What are we to do? I suspect that’s a question many Christians have been asking lately. The rapid sexual descent of our culture either has or will force every Christian to seriously ask it–Christians who might otherwise be content to play the part of the ostrich with their head stuck firmly in the sand. It is remarkable to me that less than ten years ago a presidential candidate couldn’t run on a platform that endorsed same-sex marriage and today there is an all-out societal celebration of sexual immorality. Bob Dylan, who was not, according to my knowledge, a prophet or the son of a prophet was, nevertheless, quite right: “The times they are a-changin’.”

What is a helpful Christian response? Should we stop baking cakes and taking wedding pictures? Should we sign petitions and organize boycotts? Should we position ourselves on the nearest picket line and protest? Should we sit and reminisce about the good ole days? Should we board up the doors and windows of our church building and fearfully hide in our corners? Without deciding the merit of these responses it does seem, at least to me, that many ordinary Christians have found themselves completely unprepared for this cultural […]

Outsourcing memory and wired for distraction

If you are scanning this article—stop—you need to read it. Not because I am important, but because your mind matters!

Over the last few years I have had a minor, but growing, niggle about my ability to remember and make connections with clarity and sharpness. Was it simply growing older, or the impact of several general anaesthetics in a short space of time, or was it something else?

I began to suspect my use of the internet/computer/email/facebook was contributing to a disconnectedness and fragmentedness in my own thinking. I would be working at something at my desk, and after a few minutes reading, I’d look up and check my email, follow a link, and then return to reading.

I read a little (Tim Challies’ book, The Next Story) and found that we were indeed rewiring our minds for distraction—consider how often you check your phone—there has been no alert, but we check nonetheless—mid sentence or in the middle of another task.

But there is more to it than simply distraction. I found I was less able to remember what I had read, but was able to remember where to find it—eg. “I read about that recently in such and such a book. It was […]

Podcast Recommendation: Christopher Watkin on Jacques Derrida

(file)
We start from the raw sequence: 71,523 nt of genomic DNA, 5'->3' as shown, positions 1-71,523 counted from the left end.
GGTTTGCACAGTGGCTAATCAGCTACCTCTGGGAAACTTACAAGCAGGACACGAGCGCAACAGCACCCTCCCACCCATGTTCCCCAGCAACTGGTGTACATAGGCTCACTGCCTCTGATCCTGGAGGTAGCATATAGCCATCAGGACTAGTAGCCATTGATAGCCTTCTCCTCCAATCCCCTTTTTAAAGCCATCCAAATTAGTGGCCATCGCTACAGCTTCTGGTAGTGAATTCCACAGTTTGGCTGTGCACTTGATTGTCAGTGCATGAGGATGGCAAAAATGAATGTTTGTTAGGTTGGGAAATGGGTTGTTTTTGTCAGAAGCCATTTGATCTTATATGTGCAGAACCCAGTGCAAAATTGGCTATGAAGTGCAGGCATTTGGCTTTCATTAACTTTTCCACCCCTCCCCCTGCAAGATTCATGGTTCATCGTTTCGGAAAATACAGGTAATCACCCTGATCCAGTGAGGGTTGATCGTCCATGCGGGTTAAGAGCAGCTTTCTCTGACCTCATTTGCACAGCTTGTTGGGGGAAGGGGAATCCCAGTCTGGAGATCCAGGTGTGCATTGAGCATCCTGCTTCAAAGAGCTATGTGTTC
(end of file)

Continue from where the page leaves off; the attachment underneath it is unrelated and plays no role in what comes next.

Usually Austin does the podcast reviews around here. Also, philosophy is far from my strong suit. So I am not recommending the following to usurp Austin’s place or try to show you how smart I am. I just want to recommend a podcast outside my typical reading or listening disciplines that I recently enjoyed.

Reformed Forum conducted a three-part interview with Christopher Watkin on the influential French philosopher Jacques Derrida, who is one of the fathers of postmodernistic thought and is perhaps most known for formulating what became known as deconstruction. Dr. Watkin, a Reformed believer, was fascinating to listen to because of the depth of knowledge he has of Derrida and the way he was able to explain Derrida’s thought to those unfamiliar with his writings (all done with politeness and a beautiful accent, I might add!). But what really drew me was how Watkin critiqued Derrida in a gracious way that showed his brilliance yet also revealed his shortcomings under the light of Scripture. He was able to describe Derrida’s points of contact with truth and reality yet describe how they veered away from the revelation of the Triune God.  For me, it not only taught me lessons in philosophy but how to engage unbelief in a winsome […]

Of Burner Phones and Busy Lives: Making the Best Use of Time

A couple of weeks ago I walked into a cell phone store and said,  “I would like to trade in my iPhone 6 for a dumb phone.” Puzzled, the clerk asked why I would do such a thing. I told him I longed for the simplicity of the 2000s. The look of puzzlement continued as I described why I only wanted talk and text: I am tired of the media access on my phone. It’s a time vacuum.

He consulted with another employee and then informed me that they no longer sold dumb phones and said I would have to buy a “burner phone” to avoid media. I could try CVS or Target. All phone plans now carry a media charge; it cannot be avoided.

I went home disappointed, but as a small victory in the media-fatigue battle I deleted my Facebook app. I love you all, but you don’t need to join me on coffee dates with my wife and you don’t need to accompany me to the park with my children. I don’t need to see your vacation pics while I’m waiting for the light to change. There are better ways for me to use my time.

The Apostle Paul, writing to the church in Ephesus, gives a […]

Browse Worthy: Help for Living in this Digital Age

From the “Twitter Wars” between presidential candidates down to trying to talk with a family member looking at a screen, we all need help in processing the content, protecting our families, and being productive in this digital age. Here are a few links and resources to that end.

Can I Ask a Dumb Question?

Tim Challies offers wise counsel about not joining the latest Twitter mob when people are merely being dumb rather than malicious on social media. “Social media shaming is a new force for justice, a means of shaming an offender into silence or repentance…The problem is that the response we bring against the worst malevolence can also be the response we bring against those who say or do things that are merely dumb. We can mete out the same punishment as a response to two very different offenses.”

WTAE Fires Wendy Bell

As if to make Tim’s point above, an award-winning local journalist here in Pittsburgh created a firestorm over comments she made about African Americans following the horrific shootings that left six people dead. Though certainly dumb and insensitive at points, Bell did seem to be awkwardly trying to address a real problem and did apologize for her comments. However, it […]